John Sherlock (c. 1705 – 25 July 1794) was a Spanish brigadier general in the Ultonia Regiment. He successfully defended Melilla during a 100-day siege by Moroccan troops.[1]

John was the son of Peter Sherlock, who had been made a baronet and knight by titular king, James III, the Old Pretender, in 1716. However, during the Irish Rebellion of 1641, the Sherlock family lost its extensive land holdings in County Waterford. Like many Catholic Irish, John emigrated to Spain with hopes of returning to Ireland once a Catholic was king of England again. And like his father and grandfather he served in the Ultonia Regiment (i.e. Ulster Regiment), part of the Irish Brigade of the Spanish Army.[2]

John Sherlock fought in the Anglo-Spanish War of 1727–1729, a failed Spanish attempt to retake Gibraltar. He was made commander in chief of Melilla by Charles III of Spain. From 9 December 1774 to 19 March 1775, John Sherlock defended Melilla against troops of the sultan of Morocco, Mohammed ben Abdallah. When a Spanish fleet arrived with reinforcements, Sherlock broke the siege and routed the Moroccans. The entrance to the old town at Melilla includes a monument to "Juan Sherlocke." He was later made governor of Sanlúcar de Barrameda, where he died on 25 July 1794, at the age of 89.[3]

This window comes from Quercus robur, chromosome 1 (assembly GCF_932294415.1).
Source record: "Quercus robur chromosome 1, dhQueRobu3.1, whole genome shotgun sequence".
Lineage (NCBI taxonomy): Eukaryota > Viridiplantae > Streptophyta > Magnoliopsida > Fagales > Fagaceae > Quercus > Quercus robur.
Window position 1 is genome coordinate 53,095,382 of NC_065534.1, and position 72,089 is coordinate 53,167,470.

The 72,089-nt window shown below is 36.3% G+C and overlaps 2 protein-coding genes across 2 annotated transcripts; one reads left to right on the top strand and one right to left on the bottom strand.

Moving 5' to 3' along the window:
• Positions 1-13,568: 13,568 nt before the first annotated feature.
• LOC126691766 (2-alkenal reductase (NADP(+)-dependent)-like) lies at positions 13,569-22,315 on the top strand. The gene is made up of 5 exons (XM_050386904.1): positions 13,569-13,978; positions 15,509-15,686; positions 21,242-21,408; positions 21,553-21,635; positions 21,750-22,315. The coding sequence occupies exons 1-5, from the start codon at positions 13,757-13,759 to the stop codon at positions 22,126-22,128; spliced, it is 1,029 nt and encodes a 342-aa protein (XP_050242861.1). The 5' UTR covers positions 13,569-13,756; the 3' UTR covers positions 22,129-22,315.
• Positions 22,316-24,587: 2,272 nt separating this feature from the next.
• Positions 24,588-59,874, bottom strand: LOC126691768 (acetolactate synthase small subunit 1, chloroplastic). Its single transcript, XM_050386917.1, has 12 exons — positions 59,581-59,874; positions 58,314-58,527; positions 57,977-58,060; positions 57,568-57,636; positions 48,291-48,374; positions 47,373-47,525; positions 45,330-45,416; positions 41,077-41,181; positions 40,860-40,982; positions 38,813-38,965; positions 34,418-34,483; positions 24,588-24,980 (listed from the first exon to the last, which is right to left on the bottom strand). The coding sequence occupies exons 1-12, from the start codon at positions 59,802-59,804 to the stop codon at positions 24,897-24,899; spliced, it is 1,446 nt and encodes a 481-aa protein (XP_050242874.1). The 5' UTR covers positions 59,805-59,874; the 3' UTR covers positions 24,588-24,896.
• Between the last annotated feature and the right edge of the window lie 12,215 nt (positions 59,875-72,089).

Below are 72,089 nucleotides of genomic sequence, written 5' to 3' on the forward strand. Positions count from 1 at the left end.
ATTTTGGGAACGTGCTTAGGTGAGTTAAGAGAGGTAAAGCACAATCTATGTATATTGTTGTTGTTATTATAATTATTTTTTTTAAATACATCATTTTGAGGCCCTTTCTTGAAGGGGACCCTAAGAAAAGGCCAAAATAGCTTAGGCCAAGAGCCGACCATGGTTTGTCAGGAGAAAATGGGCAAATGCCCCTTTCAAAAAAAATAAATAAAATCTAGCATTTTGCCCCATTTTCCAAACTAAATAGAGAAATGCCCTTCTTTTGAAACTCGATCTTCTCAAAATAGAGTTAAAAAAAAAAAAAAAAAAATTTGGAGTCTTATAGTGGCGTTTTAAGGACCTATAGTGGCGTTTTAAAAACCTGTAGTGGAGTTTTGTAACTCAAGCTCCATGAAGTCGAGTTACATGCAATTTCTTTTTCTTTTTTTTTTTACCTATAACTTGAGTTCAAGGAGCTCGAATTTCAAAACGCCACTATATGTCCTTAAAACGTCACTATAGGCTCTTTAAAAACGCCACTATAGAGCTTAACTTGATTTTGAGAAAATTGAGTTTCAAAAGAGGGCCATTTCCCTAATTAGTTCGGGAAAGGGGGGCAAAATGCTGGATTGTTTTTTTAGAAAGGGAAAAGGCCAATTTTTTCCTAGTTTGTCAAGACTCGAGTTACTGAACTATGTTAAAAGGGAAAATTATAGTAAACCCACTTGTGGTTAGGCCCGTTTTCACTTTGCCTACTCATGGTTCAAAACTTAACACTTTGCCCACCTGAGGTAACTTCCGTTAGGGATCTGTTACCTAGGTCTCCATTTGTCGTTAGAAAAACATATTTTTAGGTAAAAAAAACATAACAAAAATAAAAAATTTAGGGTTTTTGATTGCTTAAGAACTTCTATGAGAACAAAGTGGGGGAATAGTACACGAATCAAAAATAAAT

References

  1. ^ Lorente, Gerardo Muñoz. El Rosario del Mahoma. ISBN 978-84-932820-8-0.
  2. ^ Collins, Arian (2008). The Sherlocks of Ireland and Wales.
  3. ^ Warden, David Bailie (1826). L'art de vérifier les dates.